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Automatic Transmission Service and Maintenance

timely transmission serviceAutomatic transmission service and maintenance normally consists of routinely checking the fluid level and condition and then changing the fluid and filter at the manufacturers recommended mileage intervals.

Note: The schedule for servicing your transmission is covered in your vehicle owner's manual.

Keeping your transmission full of clean automatic transmission fluid (ATF) and following the manufacturer's recommended service intervals will not only save you money on costly repairs but you'll enjoy better performance, better gas mileage, peace of mind and a higher resale value if and when you ever sell or trade your vehicle.

Service and Maintenance Costs

When you service and maintain the transmission in your vehicle yourself, the costs are minimal.  For example, it cost nothing to check your transmission fluid level and condition once a month.  Adding ATF will cost you between $5 and $10 per quart of fluid, depending on the fluid type your transmission uses.  The do-it-yourself cost for a transmission service, (which is a simple fluid and filter change), can cost between $35 and $150 depending on the vehicle.  At the repair shop a transmission service will cost you anywhere from about $125 to $300 or more.  Again, depending on your vehicle year, make and model.

Note: In the big picture, whether you service the transmission yourself or you have it done at the repair shop is not important.  Getting it done is all that matters!      

  Engines vs. Transmissions?
If it were a contest for longevity
the transmissions would be crying "Foul".
  Generally speaking, vehicle owners tend to show more care for the engine in their vehicle(s) than they do for the transmission.  This reason for this simple; most people are more familiar with engine service items like oil and filter changes and tend to follow the manufacturers recommended service intervals more closely for engine maintenance.  This is why car engines typically outlast transmissions.

If this were a contest and transmissions could talk - "he-he" they would all be crying "foul" and saying; "you can't neglect and ignore our service needs and expect us to last.  Take care of us like you do the engines and we will survive".


Most Premature Transmission Failures Are AVOIDABLE!
Here is what "
To Do" and "NOT To Do"


To Do... Check Transmission Fluid Level and Condition

  My Automatic TransmissionGet into the routine of checking your transmission fluid level and condition on a regular basis.  This is the #1 thing you can do to help insure your transmission continues to run smoothly and trouble-free.
How to properly check transmission fluid level
How to check transmission fluid condition

To Do... Transmission Service


Follow the vehicle manufacturer's recommended transmission service intervals.  Depending on the vehicle, transmission service intervals can range from every 30,000 miles to never for sealed transmissions.  (Although few experts agree that a transmission never needs the fluid changed).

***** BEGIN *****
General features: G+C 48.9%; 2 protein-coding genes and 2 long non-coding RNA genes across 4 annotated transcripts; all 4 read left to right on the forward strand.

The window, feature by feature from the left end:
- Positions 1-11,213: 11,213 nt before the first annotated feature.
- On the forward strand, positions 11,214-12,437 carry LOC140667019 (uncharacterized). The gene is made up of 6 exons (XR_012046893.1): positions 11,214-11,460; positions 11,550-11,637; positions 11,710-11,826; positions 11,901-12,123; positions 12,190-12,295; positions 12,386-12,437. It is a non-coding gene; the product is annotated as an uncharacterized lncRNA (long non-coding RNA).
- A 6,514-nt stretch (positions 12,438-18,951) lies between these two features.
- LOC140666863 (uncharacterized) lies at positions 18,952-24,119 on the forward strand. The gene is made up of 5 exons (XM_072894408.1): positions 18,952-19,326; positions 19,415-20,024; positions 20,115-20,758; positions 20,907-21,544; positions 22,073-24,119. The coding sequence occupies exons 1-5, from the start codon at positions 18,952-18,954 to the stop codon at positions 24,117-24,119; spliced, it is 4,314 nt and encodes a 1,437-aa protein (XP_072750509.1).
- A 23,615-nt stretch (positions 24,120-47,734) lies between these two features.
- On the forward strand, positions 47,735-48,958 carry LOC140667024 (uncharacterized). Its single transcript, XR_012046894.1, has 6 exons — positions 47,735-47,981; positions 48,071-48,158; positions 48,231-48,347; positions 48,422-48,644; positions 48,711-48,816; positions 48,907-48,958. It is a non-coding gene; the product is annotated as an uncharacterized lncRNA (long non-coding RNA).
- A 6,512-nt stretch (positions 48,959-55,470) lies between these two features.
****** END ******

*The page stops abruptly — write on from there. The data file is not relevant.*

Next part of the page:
A typical transmission service involves removing the transmission oil pan, cleaning and inspecting the pan for the presence of metal shavings, replacing the filter and pan gasket with new parts and filling with clean fresh ATF.


NOT To Do... Exceed Tow "Weight" Limit

  DO NOT tow a vehicle or trailer that exceeds the tow weight limitation of your vehicle.  Doing so causes tremendous heat build up inside the transmission.  Even when towing within the vehicle's rated tow limit, the transmission can become overheated, especially when traveling through mountainous terrains, the desert and city stop and go traffic.

Be very careful here as the heat build up from towing will ruin your transmission.  This isn't hype - it's the truth!  

NOT To Do... Manual Shifts (Upshifts and Downshifts)

  Always place the shifter lever in the Drive "D" position allowing the transmission to control shifts and shift timing.  Automatically controlled shifts occur at optimum RPMs taking into account vehicle speed and load.  Manually upshifting and downshifting at higher engine RPMs causes hard shifts and excessive wear to gears and friction clutches.

NOT To Do... Shift from Reverse to Drive While Moving

  When backing up, always come to a complete stop before shifting into Drive "D".  Shifting into Drive from Reverse before the vehicle comes to a complete stop can chip, crack or break gears and severely damage other transmission hard parts.  Repair costs for these type damages are high because the transmission must be removed from the vehicle and disassembled.

To Do... Set E-Brake When Parked

  When parking your vehicle, especially when parking on an incline, set the emergency brake (e-brake) BEFORE shifting the transmission into the Park "P" position.  Doing so places the weight of the vehicle on the brake instead of the transmission's parking pawl.  See Transmission Parking Pawl for more information on how this works.

NOT To Do... Spin the Wheels When Stuck

  My Automatic TransmissionWhen stuck in ice, snow or mud, do not spin the wheels in an attempt to free the vehicle.  Moving the shifter back and forth between Reverse and Drive and spinning the wheels builds intense heat inside the transmission very quickly.  It only takes a few minutes of high speed wheel spinning to ruin a perfectly good transmission.

To Do... Install an External Transmission Oil Cooler

  As you know by now, excessive heat is the quickest (and most common) cause of premature transmission failure.  Keeping your transmission cool in every situation is sometimes more than the factory transmission oil cooler is capable of doing.  An external (or auxiliary) transmission oil cooler is a very inexpensive safety measure to avoid a very expensive breakdown.
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